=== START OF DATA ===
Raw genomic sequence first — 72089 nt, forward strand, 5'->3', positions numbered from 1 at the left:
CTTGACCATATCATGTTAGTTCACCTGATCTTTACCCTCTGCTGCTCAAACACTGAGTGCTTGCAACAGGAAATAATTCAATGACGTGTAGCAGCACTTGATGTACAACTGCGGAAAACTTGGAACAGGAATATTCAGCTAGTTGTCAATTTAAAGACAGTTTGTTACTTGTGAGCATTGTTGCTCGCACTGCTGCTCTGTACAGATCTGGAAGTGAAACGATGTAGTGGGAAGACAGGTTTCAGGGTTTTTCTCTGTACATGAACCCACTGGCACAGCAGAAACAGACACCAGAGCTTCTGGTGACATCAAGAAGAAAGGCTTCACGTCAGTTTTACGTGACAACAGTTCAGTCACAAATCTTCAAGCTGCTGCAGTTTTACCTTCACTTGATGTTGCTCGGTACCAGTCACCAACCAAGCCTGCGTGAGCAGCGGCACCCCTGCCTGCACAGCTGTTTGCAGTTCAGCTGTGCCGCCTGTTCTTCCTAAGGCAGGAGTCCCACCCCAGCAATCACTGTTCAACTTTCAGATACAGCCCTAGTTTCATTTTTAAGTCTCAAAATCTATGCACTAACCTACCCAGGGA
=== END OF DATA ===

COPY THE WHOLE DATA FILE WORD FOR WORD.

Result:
Raw genomic sequence first — 72089 nt, forward strand, 5'->3', positions numbered from 1 at the left:
CTTGACCATATCATGTTAGTTCACCTGATCTTTACCCTCTGCTGCTCAAACACTGAGTGCTTGCAACAGGAAATAATTCAATGACGTGTAGCAGCACTTGATGTACAACTGCGGAAAACTTGGAACAGGAATATTCAGCTAGTTGTCAATTTAAAGACAGTTTGTTACTTGTGAGCATTGTTGCTCGCACTGCTGCTCTGTACAGATCTGGAAGTGAAACGATGTAGTGGGAAGACAGGTTTCAGGGTTTTTCTCTGTACATGAACCCACTGGCACAGCAGAAACAGACACCAGAGCTTCTGGTGACATCAAGAAGAAAGGCTTCACGTCAGTTTTACGTGACAACAGTTCAGTCACAAATCTTCAAGCTGCTGCAGTTTTACCTTCACTTGATGTTGCTCGGTACCAGTCACCAACCAAGCCTGCGTGAGCAGCGGCACCCCTGCCTGCACAGCTGTTTGCAGTTCAGCTGTGCCGCCTGTTCTTCCTAAGGCAGGAGTCCCACCCCAGCAATCACTGTTCAACTTTCAGATACAGCCCTAGTTTCATTTTTAAGTCTCAAAATCTATGCACTAACCTACCCAGGGA